Grace McCaffery hopes that the bustling streets of New York hold all the promise that the lush hills of Ireland did not. As her efforts to earn enough money to bring her mother to America fail, she wonders if her new Brownie camera could be the answer. But a casual stroll through a beautiful New York City park turns into a hostile run-in with local gangsters, who are convinced her camera holds the first and only photos of their elusive leader. A policeman with a personal commitment to help those less fortunate finds Grace attractive and longs to help her, but Grace believes such men cannot be trusted. Spread thin between her quest to rescue her mother, do well in a new nanny job, and avoid the gang intent on intimidating her, Grace must put her faith in unlikely sources to learn the true meaning of courage and forgiveness.
In 5th-century pagan-dominated Ireland, Brigid is born a slave to her own father and is separated from her mother. Desperately seeking love and acceptance, Brigid becomes a believer in Christ. Knowing how the Irish people cling to superstitions and fears, can Brigid overcome them? Will her hatred for her father and a scheming evil sorcerer destroy her faith? Set in the era of St. Patrick, this fantasy-filled novel will captivate readers as Brigid must choose between God’s will and the desire to save her family.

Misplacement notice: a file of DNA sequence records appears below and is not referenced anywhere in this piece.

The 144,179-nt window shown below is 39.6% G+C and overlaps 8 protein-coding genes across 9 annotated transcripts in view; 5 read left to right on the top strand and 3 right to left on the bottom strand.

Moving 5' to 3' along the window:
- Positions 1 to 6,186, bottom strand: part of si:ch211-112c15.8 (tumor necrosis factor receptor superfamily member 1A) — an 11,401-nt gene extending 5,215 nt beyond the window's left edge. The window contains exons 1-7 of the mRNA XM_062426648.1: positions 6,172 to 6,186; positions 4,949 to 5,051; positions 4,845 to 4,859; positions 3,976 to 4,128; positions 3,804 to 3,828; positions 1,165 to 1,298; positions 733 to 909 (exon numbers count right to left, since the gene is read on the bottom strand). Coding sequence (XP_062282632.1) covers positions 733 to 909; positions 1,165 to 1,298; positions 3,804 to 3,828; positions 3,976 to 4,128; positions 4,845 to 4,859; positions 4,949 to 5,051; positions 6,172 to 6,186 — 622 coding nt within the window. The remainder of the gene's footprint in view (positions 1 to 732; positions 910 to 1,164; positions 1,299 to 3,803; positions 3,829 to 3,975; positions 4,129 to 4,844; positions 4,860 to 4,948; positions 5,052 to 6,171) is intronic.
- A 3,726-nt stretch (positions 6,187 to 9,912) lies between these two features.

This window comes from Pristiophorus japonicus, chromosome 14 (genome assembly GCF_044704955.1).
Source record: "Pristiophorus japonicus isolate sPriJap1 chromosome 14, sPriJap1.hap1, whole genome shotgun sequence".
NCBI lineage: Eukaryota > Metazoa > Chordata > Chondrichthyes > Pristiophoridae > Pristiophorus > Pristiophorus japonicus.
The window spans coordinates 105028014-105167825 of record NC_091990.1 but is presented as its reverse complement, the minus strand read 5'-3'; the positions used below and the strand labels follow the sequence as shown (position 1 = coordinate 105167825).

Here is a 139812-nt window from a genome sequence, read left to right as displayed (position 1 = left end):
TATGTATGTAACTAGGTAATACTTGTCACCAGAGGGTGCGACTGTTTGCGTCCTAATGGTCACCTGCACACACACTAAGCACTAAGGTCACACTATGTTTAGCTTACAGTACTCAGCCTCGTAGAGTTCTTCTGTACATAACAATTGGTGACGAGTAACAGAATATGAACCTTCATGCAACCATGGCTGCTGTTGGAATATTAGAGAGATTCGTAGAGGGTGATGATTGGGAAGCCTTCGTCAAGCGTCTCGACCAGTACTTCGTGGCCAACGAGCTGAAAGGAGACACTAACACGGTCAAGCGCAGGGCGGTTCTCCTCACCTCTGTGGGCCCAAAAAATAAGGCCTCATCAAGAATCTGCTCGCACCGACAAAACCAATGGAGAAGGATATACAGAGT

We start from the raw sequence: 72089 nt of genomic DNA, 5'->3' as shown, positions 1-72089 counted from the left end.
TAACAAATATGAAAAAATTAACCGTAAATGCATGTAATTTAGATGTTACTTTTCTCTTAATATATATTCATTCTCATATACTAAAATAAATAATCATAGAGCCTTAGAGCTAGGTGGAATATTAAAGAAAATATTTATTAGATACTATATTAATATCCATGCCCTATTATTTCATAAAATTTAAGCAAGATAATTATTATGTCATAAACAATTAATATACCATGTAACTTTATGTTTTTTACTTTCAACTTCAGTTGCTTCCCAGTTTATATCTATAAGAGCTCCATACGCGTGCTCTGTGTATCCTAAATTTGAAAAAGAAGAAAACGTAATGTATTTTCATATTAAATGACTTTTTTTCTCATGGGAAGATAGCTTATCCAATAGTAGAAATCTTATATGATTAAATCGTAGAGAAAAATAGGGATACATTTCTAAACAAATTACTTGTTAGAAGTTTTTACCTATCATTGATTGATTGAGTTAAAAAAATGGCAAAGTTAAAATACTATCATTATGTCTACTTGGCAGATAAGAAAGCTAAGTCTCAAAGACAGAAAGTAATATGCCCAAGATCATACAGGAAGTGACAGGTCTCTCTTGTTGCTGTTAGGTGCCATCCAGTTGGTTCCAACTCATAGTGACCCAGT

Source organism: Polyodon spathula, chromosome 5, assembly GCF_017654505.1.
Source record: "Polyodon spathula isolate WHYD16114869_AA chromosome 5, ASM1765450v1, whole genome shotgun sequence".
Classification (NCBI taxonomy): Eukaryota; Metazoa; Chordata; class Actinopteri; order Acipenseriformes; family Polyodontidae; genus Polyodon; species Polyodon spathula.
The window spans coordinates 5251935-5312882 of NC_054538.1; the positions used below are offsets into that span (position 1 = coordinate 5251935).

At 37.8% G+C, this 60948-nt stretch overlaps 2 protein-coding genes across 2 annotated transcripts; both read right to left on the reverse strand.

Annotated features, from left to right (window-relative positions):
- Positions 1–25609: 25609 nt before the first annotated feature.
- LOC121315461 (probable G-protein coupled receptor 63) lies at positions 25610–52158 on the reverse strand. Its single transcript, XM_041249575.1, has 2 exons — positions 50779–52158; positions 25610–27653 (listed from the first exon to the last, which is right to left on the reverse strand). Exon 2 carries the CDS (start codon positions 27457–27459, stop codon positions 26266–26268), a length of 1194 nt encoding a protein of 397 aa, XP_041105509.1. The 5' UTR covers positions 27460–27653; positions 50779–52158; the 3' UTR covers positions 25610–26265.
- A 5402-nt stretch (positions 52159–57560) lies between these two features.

A bevy of classic Celtic wisdom that reveals the authentic core of Celtic spirituality is gathered in this inspirational anthology. A background on the history of Ireland as well as St. Patrick, Brigid, and the Twelve Apostles of Erin is provided along with sayings, stories, prayers, and proverbs that reveal the traditions and customs of Celtic prayer and learning. Beautifully illustrated with evocative images of Ireland, this is an intimate guide to putting the ancient wisdom of the Celts into practice.
On October 8, 1908, Mordecai Brown clutched a half-dozen notes inside his coat pocket. The message of each was clear: we’ll kill you if you pitch and beat the Giants. A black handprint marked each note, the signature of the Italian Mafia.
Mordecai Brown—dubbed “Three Finger” because of a childhood farm injury—was the dominant pitcher for the great Chicago Cubs team of the early twentieth century. Brown’s handicap enabled him to throw pitches with an unconventional movement that left batters bewildered—the curve ball that Ty Cobb once called “the most devastating” he had ever faced.
How Brown responded to the Mafia’s threats in 1908 mirrored the way he took life in general: with unflappable courage and resolve. Telling his story for the first time, Cindy Thomson and Scott Brown track Mordecai from the Indiana countryside to the coal mines, from semipro ball to the Majors, from the World Series mound back down to the Minors. Along the way they retrieve the lost lore of one of baseball’s greatest pitchers and chronicle one man’s determination to attain a dream that most believed was unreachable.